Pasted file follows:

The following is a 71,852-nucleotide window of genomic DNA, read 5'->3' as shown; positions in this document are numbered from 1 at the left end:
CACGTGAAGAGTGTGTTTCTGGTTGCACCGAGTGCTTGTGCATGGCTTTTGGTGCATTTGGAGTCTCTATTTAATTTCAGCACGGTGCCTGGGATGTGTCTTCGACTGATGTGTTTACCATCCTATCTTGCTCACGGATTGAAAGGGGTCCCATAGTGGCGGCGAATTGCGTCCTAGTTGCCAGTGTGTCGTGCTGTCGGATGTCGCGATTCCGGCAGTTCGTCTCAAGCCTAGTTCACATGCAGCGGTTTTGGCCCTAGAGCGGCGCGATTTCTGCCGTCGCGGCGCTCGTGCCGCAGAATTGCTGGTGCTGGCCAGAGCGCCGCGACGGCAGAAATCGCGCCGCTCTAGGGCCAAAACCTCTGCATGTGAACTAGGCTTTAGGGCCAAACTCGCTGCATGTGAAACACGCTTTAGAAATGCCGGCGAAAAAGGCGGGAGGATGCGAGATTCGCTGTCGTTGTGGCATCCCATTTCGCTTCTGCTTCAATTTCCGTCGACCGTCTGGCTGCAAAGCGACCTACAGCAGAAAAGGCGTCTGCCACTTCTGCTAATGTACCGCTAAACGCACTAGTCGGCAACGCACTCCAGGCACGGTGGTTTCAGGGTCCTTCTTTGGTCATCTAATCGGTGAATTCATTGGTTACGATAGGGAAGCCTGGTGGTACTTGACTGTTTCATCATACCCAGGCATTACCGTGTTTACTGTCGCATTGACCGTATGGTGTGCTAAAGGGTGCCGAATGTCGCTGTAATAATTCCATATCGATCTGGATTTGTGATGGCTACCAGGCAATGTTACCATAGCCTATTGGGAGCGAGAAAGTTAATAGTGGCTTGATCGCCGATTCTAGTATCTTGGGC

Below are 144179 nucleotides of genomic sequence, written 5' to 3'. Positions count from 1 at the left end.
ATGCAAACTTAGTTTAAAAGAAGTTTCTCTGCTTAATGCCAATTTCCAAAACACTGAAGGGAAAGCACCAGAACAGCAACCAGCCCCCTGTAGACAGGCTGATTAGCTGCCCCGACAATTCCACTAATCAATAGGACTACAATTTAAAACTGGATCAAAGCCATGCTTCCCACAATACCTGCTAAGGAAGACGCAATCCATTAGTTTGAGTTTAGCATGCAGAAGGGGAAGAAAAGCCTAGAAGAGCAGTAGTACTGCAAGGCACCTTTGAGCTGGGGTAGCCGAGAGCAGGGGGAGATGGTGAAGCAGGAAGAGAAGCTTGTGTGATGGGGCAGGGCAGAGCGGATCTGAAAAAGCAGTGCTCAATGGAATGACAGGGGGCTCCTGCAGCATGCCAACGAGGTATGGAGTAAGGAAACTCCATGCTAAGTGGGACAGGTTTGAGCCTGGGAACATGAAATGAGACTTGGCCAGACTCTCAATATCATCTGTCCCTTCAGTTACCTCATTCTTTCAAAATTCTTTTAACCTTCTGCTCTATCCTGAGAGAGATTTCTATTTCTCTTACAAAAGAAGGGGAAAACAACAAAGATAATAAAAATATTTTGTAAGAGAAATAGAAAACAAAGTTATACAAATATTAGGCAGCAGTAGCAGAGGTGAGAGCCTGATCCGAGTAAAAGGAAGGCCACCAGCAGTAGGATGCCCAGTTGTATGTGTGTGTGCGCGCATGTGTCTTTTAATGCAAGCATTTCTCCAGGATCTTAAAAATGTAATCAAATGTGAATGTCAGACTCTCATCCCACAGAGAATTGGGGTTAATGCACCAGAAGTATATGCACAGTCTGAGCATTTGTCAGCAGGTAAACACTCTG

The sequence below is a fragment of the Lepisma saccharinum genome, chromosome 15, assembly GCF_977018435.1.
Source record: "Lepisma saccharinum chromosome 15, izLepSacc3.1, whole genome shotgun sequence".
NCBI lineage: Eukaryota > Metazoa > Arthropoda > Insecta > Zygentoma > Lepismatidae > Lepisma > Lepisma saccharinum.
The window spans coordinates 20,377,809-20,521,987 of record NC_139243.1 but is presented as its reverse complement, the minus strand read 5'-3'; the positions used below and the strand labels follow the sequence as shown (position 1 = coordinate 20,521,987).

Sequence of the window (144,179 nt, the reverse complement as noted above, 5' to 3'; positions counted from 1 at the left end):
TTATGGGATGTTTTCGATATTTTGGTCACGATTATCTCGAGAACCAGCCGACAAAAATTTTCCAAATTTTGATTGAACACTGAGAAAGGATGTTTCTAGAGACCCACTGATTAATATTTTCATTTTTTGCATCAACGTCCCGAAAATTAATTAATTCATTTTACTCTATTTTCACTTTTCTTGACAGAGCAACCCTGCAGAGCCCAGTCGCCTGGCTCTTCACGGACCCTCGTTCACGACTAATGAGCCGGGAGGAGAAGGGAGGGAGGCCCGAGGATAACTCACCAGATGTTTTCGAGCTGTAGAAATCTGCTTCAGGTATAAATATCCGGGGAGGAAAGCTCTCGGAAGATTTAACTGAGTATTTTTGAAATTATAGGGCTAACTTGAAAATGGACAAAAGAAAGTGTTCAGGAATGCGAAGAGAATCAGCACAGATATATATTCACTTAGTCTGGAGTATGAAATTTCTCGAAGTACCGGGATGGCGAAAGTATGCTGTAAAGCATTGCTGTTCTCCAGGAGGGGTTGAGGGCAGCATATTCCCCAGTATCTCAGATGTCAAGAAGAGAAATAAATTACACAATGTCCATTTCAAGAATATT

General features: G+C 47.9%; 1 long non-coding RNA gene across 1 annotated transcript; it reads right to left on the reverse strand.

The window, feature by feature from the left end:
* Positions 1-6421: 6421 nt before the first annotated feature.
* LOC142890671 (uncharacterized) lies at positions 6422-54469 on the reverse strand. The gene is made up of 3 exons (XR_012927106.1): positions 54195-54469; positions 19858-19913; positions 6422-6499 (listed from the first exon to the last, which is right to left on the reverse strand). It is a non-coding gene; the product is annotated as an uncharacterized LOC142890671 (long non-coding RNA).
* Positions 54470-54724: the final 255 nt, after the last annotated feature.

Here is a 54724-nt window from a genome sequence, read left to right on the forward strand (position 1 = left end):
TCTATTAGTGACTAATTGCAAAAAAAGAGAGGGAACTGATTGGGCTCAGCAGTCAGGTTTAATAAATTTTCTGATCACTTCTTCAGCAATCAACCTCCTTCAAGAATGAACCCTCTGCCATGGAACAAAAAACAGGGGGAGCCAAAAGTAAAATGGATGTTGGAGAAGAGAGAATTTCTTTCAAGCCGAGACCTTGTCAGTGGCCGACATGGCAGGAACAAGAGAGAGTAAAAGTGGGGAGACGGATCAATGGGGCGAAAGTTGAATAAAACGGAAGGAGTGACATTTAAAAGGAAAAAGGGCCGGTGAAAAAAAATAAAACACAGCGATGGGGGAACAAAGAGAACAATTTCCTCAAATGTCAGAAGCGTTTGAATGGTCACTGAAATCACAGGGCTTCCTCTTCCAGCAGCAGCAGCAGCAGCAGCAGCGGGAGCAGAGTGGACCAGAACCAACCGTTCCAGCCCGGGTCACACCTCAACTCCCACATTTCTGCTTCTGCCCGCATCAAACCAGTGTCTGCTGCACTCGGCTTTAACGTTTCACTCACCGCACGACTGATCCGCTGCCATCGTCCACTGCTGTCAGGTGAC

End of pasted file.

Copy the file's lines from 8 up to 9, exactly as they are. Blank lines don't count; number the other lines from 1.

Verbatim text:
The window spans coordinates 20,377,809-20,521,987 of record NC_139243.1 but is presented as its reverse complement, the minus strand read 5'-3'; the positions used below and the strand labels follow the sequence as shown (position 1 = coordinate 20,521,987).

Sequence of the window (144,179 nt, the reverse complement as noted above, 5' to 3'; positions counted from 1 at the left end):